Daylight comes over the thick green hills, and the tension begins to
fade. It is now that you can see the concertina wire just a few feet in
front of you. It's good to feel the warmth of the sun, and to know
that you have lived another day...
Then a voice shouts,"3rd. platoon saddle up", today is my platoon's day
for patrol. As we leave the fire base, smiling faces seem to fade, and
boys of 19 now begin to look much older and worn. The tension now
begins to build, as you see fixed eyes, and there's no such thing as
noise. Five hours later and we return to base, no contact, thank God!
It's not always this way, and when contact comes, and you know death's
hand could be only seconds away, it's then that you find the real
you. It's then life's at it fullest, everything is crystal clear, all
your feelings are at their peak, its the moment of reality...
You live with people you would have never have met, if you hadn't come
to this place called Viet Nam. There's no need to say it, it's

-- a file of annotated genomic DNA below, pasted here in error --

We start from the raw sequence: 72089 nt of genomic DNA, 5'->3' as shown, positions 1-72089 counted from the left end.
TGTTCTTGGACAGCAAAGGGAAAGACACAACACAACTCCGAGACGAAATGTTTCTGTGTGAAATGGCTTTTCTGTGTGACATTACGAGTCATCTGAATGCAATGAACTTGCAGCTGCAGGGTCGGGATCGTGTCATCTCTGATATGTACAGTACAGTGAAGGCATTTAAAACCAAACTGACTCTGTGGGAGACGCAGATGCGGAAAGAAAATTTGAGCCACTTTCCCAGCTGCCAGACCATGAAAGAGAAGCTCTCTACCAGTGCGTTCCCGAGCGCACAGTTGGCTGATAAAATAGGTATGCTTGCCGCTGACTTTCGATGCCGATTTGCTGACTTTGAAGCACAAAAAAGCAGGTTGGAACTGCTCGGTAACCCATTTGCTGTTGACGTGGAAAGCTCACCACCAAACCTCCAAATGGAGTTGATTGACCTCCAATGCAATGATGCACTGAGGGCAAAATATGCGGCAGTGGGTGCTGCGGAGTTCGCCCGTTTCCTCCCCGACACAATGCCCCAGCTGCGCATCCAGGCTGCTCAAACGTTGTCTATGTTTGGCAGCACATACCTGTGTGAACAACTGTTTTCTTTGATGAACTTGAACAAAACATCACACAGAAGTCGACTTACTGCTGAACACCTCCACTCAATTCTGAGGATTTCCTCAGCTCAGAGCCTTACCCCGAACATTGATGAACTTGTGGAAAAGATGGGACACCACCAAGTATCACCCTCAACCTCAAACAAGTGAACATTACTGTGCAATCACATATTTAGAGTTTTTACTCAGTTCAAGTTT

understood, that you become a part of each other. When one is killed
it's like a part of you has also died...
I have been home now for 30 years, but when I think back, and my
memories carry me to a jungle 11,000 miles away. I remember the lines
written on the camouflaged covers of the steel pots such as: "God is
my point man" "Only the good die Young" or their girl's name from back
home. I can close my eyes and it's still there, never far away...
Time may pass, and blow the sands of war away. But the scars I have
on my heart will always remain. When they enter this war into the
pages of history, "Let it be known" That in a time when men were
looked down on for wearing the uniform of their country, that these
were America's best, and I thank God I was lucky enough to have known
a few of them.